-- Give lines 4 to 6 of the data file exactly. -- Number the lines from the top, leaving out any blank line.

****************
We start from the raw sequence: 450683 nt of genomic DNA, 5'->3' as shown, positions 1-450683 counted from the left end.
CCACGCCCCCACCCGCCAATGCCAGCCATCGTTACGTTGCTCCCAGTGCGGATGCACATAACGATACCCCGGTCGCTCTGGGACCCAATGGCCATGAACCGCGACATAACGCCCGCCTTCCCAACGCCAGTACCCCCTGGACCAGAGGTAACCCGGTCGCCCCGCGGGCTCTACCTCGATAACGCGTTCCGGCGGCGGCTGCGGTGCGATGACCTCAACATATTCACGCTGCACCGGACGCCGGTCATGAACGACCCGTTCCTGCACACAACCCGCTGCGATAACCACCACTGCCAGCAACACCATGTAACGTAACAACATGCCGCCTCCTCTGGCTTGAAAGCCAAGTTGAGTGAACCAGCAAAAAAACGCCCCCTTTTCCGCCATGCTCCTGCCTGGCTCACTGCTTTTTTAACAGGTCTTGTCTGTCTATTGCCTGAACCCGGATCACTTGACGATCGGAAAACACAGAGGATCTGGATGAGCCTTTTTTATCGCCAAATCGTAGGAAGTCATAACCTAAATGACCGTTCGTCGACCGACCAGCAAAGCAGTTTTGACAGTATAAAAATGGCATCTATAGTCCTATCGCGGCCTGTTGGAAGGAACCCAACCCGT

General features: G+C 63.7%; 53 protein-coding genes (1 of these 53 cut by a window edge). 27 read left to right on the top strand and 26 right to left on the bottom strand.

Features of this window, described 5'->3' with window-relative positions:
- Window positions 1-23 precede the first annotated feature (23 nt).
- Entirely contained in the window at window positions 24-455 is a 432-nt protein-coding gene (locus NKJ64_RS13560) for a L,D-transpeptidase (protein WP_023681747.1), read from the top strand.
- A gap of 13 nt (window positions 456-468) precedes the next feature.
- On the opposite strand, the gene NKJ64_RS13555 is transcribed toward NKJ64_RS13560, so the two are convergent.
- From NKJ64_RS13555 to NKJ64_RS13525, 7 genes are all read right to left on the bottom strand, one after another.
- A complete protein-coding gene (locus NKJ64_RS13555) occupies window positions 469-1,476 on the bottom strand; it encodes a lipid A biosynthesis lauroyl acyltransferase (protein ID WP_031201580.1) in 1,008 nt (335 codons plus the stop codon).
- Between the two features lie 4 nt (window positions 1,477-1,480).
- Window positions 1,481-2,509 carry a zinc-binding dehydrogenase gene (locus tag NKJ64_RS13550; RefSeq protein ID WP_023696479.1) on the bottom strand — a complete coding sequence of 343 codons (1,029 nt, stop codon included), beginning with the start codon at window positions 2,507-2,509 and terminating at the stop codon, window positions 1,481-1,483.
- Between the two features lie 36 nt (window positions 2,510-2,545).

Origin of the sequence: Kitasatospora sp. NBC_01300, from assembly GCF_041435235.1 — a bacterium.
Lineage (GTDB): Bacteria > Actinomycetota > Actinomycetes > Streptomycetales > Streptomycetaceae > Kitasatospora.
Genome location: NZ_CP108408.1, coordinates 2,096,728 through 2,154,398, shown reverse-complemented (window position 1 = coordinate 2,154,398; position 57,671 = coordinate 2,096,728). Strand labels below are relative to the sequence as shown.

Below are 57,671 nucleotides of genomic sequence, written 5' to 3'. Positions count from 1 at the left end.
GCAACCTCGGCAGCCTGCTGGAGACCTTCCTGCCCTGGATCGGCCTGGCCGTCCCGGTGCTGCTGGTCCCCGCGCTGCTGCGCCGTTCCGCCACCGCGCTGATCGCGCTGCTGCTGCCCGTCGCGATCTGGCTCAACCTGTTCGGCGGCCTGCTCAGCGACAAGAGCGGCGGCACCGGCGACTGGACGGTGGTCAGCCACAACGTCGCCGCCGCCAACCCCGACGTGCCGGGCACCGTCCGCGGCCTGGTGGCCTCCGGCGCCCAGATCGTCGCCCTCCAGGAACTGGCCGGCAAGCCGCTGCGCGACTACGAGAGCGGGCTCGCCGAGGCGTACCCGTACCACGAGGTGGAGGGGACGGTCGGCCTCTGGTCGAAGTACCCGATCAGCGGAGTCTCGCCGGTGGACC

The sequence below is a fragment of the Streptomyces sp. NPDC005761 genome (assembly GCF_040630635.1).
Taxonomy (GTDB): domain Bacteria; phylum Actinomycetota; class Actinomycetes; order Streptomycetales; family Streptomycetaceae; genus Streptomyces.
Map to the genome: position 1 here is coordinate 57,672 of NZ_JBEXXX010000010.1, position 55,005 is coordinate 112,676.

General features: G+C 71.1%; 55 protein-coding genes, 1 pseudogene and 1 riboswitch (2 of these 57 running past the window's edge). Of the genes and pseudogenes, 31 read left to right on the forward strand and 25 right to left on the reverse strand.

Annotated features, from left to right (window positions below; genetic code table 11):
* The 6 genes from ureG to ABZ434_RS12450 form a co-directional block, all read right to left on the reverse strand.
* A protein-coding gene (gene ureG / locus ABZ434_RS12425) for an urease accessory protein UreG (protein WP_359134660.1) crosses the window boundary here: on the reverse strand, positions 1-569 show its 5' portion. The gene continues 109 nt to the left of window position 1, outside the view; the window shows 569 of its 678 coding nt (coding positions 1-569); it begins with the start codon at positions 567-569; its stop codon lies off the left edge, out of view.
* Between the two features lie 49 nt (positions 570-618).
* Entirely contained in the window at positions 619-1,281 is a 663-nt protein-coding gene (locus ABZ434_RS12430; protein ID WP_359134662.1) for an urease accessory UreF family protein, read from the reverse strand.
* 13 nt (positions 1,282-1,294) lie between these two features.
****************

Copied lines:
Features of this window, described 5'->3' with window-relative positions:
- Window positions 1-23 precede the first annotated feature (23 nt).
- Entirely contained in the window at window positions 24-455 is a 432-nt protein-coding gene (locus NKJ64_RS13560) for a L,D-transpeptidase (protein WP_023681747.1), read from the top strand.